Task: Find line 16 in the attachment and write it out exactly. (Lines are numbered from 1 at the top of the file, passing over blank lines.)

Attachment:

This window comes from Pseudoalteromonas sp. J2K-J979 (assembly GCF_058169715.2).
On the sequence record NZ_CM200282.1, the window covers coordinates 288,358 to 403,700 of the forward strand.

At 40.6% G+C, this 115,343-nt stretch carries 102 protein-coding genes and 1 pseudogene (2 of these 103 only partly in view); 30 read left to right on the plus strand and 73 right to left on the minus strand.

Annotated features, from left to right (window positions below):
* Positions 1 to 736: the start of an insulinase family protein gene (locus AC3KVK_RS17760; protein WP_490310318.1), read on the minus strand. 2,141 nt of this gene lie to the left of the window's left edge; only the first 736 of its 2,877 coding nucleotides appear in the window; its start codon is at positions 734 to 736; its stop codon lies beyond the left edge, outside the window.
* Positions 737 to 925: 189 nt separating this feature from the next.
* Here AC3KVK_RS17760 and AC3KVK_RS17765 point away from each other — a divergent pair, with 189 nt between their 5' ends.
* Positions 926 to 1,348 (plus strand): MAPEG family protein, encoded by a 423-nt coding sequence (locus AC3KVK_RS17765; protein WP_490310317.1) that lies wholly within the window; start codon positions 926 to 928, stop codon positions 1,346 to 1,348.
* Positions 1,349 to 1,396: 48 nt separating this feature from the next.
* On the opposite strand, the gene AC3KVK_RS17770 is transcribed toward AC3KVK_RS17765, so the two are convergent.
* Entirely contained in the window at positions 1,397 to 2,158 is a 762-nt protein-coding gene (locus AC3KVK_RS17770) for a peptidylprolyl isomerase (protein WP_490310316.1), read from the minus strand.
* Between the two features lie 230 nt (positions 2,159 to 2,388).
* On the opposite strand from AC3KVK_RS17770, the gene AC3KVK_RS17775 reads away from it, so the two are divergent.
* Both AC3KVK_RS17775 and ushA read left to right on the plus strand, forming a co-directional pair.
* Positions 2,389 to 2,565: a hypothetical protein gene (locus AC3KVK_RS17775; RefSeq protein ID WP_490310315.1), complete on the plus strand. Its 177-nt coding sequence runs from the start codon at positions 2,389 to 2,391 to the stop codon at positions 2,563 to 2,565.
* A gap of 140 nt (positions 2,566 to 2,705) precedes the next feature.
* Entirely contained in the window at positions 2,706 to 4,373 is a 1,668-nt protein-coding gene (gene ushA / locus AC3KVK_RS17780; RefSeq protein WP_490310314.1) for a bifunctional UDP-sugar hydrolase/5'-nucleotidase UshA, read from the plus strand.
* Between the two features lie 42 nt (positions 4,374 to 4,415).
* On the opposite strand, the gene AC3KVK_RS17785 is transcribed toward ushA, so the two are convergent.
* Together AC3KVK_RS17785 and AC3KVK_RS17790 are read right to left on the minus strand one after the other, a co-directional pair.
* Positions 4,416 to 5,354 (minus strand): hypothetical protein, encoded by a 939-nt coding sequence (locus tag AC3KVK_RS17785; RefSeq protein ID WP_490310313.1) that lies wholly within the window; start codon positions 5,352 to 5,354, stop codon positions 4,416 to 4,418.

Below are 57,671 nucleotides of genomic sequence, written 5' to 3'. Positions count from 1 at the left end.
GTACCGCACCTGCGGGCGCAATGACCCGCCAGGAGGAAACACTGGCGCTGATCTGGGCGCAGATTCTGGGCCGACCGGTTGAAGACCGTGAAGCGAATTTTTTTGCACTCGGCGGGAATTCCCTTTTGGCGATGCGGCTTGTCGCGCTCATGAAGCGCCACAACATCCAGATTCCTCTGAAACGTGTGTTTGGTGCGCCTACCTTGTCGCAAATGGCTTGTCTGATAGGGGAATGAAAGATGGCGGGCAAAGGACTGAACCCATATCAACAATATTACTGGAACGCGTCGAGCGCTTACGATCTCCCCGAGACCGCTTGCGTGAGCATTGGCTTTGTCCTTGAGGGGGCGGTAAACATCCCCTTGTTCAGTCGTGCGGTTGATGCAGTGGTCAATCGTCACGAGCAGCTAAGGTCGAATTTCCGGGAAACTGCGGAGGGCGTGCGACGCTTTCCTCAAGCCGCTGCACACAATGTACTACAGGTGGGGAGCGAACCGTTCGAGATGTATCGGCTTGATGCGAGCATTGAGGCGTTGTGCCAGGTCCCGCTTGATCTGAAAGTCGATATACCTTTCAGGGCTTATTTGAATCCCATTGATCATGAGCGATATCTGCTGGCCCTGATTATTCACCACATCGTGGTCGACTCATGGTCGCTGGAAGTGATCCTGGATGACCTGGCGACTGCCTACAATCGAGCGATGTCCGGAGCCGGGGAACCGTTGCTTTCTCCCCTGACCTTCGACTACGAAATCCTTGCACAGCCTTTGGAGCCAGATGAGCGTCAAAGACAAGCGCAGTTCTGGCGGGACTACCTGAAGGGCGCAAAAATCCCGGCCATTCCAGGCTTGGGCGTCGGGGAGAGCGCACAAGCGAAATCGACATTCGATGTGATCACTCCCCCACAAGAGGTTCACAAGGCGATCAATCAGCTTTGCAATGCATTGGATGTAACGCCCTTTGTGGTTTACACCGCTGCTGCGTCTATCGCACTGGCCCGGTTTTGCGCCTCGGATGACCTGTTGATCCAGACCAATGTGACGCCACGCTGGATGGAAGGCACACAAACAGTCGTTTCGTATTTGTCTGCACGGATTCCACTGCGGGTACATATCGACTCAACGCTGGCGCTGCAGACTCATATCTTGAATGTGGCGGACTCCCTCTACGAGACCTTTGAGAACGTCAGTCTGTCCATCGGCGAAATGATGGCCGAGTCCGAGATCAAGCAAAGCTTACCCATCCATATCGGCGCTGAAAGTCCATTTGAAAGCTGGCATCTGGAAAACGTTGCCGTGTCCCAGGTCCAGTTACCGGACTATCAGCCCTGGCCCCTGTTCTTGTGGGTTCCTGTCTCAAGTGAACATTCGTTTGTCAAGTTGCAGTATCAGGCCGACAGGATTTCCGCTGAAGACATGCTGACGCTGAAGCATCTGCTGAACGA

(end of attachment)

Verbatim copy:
* A gap of 140 nt (positions 2,566 to 2,705) precedes the next feature.